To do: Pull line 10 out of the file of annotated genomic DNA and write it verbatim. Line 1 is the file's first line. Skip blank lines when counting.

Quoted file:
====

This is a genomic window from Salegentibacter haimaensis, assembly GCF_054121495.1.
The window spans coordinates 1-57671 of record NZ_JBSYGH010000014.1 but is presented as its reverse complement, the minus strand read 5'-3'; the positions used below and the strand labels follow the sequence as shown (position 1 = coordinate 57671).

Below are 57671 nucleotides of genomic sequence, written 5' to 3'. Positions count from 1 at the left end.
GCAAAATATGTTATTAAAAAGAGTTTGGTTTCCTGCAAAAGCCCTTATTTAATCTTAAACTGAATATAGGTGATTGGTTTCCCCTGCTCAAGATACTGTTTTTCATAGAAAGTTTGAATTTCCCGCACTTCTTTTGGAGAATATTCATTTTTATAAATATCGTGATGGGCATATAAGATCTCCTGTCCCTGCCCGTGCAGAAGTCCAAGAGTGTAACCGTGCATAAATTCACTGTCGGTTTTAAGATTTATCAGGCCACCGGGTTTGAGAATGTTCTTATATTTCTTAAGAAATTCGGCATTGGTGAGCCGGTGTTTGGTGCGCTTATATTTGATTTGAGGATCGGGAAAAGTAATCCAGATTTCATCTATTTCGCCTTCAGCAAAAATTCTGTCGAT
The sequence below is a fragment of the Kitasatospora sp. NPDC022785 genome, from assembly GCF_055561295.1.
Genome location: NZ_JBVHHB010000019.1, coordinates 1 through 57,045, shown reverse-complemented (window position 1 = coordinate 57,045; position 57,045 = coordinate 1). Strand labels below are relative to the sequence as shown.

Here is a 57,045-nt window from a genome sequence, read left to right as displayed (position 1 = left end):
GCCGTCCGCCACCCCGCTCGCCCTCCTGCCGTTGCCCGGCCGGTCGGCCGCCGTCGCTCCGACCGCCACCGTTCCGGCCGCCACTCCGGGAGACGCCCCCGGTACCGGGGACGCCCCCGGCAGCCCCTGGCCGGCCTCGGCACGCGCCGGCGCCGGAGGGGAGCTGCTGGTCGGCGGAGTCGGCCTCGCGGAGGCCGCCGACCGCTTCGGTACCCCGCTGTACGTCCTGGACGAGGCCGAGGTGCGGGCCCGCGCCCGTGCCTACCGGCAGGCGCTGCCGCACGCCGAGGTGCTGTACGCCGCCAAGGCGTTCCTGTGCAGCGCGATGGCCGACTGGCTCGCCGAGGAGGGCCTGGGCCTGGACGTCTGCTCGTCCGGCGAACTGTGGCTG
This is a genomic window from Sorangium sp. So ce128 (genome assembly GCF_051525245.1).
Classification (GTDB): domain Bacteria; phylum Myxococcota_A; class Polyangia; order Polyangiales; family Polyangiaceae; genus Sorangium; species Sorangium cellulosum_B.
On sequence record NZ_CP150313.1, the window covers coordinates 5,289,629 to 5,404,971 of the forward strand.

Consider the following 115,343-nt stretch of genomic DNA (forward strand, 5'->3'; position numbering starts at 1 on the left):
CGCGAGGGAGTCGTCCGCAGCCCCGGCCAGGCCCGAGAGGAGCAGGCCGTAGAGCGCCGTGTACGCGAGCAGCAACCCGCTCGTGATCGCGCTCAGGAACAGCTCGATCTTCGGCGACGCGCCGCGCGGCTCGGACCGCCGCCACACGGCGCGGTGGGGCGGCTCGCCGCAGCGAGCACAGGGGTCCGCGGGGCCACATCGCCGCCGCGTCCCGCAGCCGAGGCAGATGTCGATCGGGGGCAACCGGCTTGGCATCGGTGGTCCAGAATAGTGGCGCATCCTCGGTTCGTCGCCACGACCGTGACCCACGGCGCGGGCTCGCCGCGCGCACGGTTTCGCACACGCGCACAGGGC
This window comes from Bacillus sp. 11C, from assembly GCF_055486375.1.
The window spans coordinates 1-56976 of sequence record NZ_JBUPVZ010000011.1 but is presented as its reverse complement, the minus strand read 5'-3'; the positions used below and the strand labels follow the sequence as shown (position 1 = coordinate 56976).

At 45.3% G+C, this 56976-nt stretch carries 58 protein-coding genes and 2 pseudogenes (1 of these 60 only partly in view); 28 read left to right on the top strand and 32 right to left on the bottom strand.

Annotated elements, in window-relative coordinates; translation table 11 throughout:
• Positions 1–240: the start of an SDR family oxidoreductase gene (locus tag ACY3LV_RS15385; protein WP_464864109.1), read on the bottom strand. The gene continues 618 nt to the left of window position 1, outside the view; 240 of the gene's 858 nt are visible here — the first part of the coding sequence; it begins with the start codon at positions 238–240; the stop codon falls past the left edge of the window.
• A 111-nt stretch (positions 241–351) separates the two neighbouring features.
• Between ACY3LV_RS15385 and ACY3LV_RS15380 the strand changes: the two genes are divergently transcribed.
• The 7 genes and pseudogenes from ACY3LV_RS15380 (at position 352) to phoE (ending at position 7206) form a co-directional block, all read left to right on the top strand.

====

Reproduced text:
Classification (GTDB): domain Bacteria; phylum Myxococcota_A; class Polyangia; order Polyangiales; family Polyangiaceae; genus Sorangium; species Sorangium cellulosum_B.